The relationship between the federal government and the US territories restricts many essential freedoms and privileges for territory residents, such as voting rights and the equal distribution of economic aid. However, this dynamic also affects US citizens: as some government agencies and companies deny identification from the territories, many US citizens lose their fundamental identity as Americans.
In May, employees from rental vehicle company Hertz withheld a rental car from Puerto Rican Humberto Marchand. At New Orleans’ international airport, Marchand provided his driver’s license yet could not access his prepaid rental vehicle. The Hertz workers demanded he show his passport, regarding him as a foreigner despite his US citizenship. Later, a law enforcement officer arrived to escort Marchand out of the rental counter and threatened to call “border authorities.” After this shocking incident, Hertz released a statement apologizing for Marchand’s mistreatment and refunded his rental.
The company explained that it “accepts Puerto Rican driver’s licenses from our customers renting in the US without requiring a valid passport.” Under current US law, driver’s licenses and other federal identification—known as REAL ID—is a legitimate form of travel documentation for US citizens from the territories. However, American citizens need a passport to travel to Freely Associated States, which include the Federated States of Micronesia, the Republic of the Marshall Islands, and the Republic of Palau. Nevertheless, this event illustrates how companies can hinder the legal rights of territorial citizens by failing to enforce US legal codes.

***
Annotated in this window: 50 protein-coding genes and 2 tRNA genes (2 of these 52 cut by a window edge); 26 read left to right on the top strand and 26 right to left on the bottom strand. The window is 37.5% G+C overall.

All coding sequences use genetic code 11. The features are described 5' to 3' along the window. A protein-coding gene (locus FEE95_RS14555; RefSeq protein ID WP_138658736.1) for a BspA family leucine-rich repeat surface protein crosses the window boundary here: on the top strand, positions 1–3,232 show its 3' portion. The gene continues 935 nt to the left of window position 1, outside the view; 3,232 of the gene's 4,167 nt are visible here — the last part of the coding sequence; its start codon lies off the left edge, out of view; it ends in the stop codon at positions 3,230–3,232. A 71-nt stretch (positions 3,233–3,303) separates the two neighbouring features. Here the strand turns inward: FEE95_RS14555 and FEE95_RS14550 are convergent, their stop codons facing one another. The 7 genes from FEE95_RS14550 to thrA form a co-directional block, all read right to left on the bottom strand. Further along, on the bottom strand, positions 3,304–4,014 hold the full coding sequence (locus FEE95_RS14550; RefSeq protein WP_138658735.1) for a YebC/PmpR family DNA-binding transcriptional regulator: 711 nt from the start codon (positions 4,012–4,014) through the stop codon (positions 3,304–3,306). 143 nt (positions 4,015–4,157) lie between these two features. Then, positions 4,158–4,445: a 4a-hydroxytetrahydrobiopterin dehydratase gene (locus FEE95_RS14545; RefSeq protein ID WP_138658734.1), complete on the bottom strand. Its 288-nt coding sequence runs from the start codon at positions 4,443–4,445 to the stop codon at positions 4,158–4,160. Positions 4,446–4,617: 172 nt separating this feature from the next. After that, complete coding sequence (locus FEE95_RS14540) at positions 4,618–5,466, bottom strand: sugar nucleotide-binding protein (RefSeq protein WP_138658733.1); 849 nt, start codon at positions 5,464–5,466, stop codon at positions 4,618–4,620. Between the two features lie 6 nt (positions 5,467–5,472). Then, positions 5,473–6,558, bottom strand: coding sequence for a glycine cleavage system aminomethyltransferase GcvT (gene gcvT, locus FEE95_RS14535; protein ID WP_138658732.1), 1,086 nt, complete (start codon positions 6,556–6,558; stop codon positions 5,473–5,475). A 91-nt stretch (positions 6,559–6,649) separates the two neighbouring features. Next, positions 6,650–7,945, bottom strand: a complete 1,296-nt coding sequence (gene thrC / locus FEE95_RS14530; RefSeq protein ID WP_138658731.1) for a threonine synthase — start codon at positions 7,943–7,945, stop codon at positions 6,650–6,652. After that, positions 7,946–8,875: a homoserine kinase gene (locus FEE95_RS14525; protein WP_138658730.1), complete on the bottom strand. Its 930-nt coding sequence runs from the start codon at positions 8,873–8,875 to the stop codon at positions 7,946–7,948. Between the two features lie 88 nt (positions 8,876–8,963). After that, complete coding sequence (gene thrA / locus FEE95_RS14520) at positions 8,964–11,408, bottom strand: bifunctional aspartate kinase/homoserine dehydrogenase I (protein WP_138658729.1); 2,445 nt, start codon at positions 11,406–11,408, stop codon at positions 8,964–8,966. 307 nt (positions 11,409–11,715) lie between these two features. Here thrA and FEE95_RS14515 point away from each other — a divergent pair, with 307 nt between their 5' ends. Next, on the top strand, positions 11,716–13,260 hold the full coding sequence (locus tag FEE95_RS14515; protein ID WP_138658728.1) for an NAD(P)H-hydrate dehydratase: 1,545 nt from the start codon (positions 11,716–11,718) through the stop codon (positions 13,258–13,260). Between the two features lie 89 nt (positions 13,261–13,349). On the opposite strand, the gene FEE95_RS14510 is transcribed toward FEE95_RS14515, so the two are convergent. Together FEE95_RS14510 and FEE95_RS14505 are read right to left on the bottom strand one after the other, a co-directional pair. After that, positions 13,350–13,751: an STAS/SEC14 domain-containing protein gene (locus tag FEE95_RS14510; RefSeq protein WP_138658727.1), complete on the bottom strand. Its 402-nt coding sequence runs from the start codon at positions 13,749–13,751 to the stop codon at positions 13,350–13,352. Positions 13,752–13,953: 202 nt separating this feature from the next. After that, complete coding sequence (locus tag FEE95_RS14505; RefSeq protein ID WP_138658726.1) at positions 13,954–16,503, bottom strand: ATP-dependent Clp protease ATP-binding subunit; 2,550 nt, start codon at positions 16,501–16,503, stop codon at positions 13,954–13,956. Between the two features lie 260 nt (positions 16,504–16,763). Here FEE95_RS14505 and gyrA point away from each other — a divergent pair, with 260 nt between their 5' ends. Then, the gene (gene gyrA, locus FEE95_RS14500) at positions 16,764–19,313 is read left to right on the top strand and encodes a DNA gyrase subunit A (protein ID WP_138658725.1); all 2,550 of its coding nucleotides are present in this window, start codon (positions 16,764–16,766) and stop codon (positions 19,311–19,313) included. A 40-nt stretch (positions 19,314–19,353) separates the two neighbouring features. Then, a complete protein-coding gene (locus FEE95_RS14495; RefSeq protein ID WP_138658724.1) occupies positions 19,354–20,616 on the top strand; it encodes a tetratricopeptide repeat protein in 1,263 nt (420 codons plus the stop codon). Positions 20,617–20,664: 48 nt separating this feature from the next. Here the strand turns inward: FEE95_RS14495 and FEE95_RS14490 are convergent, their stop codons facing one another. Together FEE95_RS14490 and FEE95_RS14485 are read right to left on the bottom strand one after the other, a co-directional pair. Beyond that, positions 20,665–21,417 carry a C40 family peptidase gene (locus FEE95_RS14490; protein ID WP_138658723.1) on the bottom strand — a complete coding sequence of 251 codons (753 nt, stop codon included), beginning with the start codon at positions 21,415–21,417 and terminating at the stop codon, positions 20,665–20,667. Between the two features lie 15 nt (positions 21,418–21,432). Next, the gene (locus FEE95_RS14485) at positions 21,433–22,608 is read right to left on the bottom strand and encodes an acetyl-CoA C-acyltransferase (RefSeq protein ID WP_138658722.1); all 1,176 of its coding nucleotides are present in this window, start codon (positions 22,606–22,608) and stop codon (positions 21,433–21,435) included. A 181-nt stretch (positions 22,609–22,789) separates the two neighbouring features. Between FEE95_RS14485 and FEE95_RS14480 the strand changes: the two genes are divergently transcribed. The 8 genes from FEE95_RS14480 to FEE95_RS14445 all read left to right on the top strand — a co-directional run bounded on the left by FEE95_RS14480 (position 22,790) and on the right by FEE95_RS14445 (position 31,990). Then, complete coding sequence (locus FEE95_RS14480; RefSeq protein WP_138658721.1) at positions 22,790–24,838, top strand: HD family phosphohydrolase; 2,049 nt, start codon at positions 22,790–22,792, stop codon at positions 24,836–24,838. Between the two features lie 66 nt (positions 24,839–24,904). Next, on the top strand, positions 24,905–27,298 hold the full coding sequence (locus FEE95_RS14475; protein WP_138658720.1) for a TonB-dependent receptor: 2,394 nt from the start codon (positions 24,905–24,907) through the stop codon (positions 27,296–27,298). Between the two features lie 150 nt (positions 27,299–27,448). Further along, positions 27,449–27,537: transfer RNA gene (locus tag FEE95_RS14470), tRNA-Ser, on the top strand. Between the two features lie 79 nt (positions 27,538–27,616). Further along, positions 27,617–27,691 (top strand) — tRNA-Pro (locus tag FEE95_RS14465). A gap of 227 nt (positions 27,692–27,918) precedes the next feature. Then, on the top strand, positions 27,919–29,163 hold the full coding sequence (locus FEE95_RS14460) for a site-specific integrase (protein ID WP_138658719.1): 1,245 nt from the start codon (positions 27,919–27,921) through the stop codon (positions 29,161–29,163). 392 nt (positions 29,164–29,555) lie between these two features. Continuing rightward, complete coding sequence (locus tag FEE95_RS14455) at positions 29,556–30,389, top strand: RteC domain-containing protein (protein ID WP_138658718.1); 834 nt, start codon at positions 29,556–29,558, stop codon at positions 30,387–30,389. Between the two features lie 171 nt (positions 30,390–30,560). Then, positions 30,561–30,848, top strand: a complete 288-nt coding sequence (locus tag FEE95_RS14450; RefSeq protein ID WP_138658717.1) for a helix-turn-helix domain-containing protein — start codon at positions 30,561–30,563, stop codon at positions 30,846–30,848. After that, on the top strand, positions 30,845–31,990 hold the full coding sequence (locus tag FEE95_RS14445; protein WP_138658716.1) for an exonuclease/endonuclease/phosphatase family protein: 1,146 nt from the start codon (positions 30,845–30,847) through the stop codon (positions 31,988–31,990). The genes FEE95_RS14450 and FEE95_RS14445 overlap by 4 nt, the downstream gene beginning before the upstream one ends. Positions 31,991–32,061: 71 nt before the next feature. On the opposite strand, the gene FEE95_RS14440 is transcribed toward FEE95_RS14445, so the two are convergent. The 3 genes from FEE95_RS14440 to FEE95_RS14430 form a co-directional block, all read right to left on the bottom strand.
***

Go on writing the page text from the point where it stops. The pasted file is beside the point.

In a separate incident, a cashier at Kroger denied Puerto Rican Ricardo Florit’s ID after he attempted to purchase groceries and alcohol in Georgia. When Florit presented his driver’s license, the cashier employee insisted that he provide a valid passport. Although Florit served in the military for 18 years, Kroger initially treated him as “less than any other US citizen” simply because his ID came from one of the territories. Thankfully, the store manager soon allowed Florit to buy the goods without a passport. Kroger apologized for the event. The apology detailed which identification Kroger accepts: “a valid US state-issued driver’s license, valid US state-issued identity card, valid US Passport, valid US Visa, valid identification documents from Puerto Rico and other US territories as well as an Admissions stamp with a foreign passport.” Despite Kroger’s correction, Florit’s mistreatment reinforces policies from the federal government that degrade territorial citizens as foreigners.
This neocolonialist relationship recently became clearer as Hawaiian officials clarified their ID travel policy for American Samoans. Although other US territories grant citizenship rights to residents, the federal government recognizes American Samoans as American nationals, not citizens. The territory is also the only one that controls its own immigration. As a result, US Customs and Border Patrol bars entry for travelers from Pago Pago who attempt to use REAL ID to enter Honolulu. Cementing the divide between US citizens and American Samoans, Hawaiian Airlines Local Manager Tuli Fruean established that “REAL IDs are not acceptable as travel documents as of now.” As nationals, American Samoans are only allowed to enter the US with a valid passport, a certificate of identity, a US birth certificate, or an active duty military ID.
The complex status of territorial IDs limits travel restricts legal rights, and alienates US citizens as if they were non-American foreigners. As mainland organizations delegitimize these IDs, residents from the territories may lose trust in the public and private institutions that continually fail to represent or include them. Ultimately, recent denials of territorial IDs reflect the impacts of US colonialism.